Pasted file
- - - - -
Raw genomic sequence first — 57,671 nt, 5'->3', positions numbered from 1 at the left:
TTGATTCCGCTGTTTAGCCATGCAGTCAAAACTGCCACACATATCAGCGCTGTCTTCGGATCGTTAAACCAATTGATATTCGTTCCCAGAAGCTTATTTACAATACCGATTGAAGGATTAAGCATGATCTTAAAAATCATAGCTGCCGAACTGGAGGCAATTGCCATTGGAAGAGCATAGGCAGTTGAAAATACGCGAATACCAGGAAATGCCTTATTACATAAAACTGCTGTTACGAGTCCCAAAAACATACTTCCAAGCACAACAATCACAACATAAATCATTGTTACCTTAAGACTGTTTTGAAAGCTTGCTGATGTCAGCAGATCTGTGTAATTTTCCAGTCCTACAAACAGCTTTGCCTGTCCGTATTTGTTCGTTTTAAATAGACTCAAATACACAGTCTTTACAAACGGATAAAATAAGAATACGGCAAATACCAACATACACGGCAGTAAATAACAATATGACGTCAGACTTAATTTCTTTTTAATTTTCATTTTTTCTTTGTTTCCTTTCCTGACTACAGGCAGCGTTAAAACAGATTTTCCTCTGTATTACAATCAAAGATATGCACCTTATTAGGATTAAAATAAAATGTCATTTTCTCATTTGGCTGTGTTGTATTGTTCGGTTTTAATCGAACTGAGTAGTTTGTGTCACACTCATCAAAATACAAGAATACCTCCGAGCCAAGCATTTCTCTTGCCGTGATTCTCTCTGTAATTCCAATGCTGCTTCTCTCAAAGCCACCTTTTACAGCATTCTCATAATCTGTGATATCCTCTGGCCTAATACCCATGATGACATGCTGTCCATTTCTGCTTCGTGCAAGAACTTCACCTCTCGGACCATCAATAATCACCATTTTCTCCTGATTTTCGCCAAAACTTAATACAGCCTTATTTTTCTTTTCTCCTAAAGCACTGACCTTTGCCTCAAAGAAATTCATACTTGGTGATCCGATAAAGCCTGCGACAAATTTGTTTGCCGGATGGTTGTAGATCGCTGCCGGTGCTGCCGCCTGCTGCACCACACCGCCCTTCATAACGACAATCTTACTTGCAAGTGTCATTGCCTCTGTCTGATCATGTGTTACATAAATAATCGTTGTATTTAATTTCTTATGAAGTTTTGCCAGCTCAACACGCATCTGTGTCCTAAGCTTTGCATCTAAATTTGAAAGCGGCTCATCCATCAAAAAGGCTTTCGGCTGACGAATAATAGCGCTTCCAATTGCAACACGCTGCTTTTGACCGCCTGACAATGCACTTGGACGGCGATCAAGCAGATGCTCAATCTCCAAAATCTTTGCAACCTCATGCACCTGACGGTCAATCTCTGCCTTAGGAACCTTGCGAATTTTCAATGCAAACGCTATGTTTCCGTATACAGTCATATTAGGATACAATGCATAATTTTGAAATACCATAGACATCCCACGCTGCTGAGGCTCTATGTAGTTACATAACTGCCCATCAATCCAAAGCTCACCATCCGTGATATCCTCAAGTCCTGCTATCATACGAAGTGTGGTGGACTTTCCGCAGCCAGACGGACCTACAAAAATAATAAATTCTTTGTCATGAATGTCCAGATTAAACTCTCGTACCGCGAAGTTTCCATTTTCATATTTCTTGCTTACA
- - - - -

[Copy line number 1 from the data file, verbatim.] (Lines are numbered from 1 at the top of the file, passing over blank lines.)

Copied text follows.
Raw genomic sequence first — 57,671 nt, 5'->3', positions numbered from 1 at the left: